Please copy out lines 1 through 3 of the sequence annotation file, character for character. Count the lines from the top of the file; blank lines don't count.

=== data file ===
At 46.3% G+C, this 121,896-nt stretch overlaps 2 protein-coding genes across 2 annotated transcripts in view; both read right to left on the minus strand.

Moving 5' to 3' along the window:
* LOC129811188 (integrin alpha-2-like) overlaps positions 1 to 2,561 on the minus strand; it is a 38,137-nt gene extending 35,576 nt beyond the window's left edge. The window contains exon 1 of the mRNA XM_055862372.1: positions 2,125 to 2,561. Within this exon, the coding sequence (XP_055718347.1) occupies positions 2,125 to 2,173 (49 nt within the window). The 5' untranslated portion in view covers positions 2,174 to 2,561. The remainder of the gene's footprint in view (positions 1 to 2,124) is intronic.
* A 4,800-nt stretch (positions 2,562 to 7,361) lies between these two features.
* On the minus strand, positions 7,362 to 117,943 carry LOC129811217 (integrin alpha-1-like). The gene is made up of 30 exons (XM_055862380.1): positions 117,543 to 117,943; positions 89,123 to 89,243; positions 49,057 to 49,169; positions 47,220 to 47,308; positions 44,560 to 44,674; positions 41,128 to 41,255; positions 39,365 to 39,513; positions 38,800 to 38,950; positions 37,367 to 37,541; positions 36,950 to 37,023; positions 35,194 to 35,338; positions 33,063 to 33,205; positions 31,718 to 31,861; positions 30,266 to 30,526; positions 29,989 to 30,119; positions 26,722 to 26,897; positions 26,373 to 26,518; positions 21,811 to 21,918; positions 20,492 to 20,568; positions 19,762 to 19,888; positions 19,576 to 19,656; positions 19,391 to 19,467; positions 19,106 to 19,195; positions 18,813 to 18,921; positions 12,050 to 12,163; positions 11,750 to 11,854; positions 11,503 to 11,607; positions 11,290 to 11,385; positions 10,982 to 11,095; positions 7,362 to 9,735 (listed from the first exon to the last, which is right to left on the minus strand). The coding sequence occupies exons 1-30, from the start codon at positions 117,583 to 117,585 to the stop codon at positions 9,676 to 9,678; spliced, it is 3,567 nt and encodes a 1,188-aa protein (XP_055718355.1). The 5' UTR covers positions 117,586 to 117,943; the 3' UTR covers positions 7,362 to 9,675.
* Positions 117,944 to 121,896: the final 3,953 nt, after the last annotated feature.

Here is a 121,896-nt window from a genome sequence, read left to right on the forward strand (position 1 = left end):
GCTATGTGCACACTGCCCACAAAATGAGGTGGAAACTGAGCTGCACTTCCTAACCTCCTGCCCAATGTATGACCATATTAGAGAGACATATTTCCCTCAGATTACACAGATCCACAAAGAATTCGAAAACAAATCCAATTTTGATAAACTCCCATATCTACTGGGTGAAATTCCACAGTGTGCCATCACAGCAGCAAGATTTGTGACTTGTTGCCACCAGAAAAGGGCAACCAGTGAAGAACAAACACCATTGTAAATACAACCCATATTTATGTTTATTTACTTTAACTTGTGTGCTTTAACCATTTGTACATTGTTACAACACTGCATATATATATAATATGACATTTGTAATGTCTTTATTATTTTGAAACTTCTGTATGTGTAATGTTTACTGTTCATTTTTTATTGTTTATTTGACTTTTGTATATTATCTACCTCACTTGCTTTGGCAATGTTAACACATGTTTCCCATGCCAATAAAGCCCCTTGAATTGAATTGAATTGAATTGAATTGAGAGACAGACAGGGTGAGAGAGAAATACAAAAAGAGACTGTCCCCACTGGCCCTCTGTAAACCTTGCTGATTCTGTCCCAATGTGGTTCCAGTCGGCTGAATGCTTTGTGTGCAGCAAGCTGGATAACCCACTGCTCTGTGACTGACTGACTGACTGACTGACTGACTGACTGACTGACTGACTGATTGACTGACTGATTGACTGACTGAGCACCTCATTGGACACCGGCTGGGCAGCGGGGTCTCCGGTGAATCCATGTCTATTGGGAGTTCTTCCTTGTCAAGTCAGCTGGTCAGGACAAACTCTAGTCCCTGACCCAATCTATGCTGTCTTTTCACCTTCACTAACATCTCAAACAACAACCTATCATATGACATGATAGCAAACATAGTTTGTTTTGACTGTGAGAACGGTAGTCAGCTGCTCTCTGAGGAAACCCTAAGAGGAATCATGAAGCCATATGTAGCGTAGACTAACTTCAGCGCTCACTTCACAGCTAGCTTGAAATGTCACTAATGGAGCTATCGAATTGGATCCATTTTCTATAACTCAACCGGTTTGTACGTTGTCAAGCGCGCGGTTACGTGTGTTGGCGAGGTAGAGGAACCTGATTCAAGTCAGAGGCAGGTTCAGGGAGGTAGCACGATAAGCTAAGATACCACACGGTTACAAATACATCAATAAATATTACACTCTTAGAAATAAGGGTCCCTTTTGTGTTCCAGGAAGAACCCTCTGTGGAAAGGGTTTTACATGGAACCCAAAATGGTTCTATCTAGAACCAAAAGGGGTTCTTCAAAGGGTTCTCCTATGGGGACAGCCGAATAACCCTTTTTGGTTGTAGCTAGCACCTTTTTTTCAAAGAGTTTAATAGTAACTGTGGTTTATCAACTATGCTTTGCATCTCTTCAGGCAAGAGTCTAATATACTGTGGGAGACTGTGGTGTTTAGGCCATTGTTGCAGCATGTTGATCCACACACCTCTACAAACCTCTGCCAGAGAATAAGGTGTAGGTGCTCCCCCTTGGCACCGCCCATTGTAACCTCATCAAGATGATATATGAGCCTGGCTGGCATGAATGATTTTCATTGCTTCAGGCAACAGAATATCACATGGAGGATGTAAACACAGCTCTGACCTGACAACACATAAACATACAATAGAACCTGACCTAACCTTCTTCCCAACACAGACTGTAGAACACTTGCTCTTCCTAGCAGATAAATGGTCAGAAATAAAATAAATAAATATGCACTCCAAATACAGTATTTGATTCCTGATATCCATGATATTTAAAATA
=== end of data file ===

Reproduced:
At 46.3% G+C, this 121,896-nt stretch overlaps 2 protein-coding genes across 2 annotated transcripts in view; both read right to left on the minus strand.

Moving 5' to 3' along the window:
* LOC129811188 (integrin alpha-2-like) overlaps positions 1 to 2,561 on the minus strand; it is a 38,137-nt gene extending 35,576 nt beyond the window's left edge. The window contains exon 1 of the mRNA XM_055862372.1: positions 2,125 to 2,561. Within this exon, the coding sequence (XP_055718347.1) occupies positions 2,125 to 2,173 (49 nt within the window). The 5' untranslated portion in view covers positions 2,174 to 2,561. The remainder of the gene's footprint in view (positions 1 to 2,124) is intronic.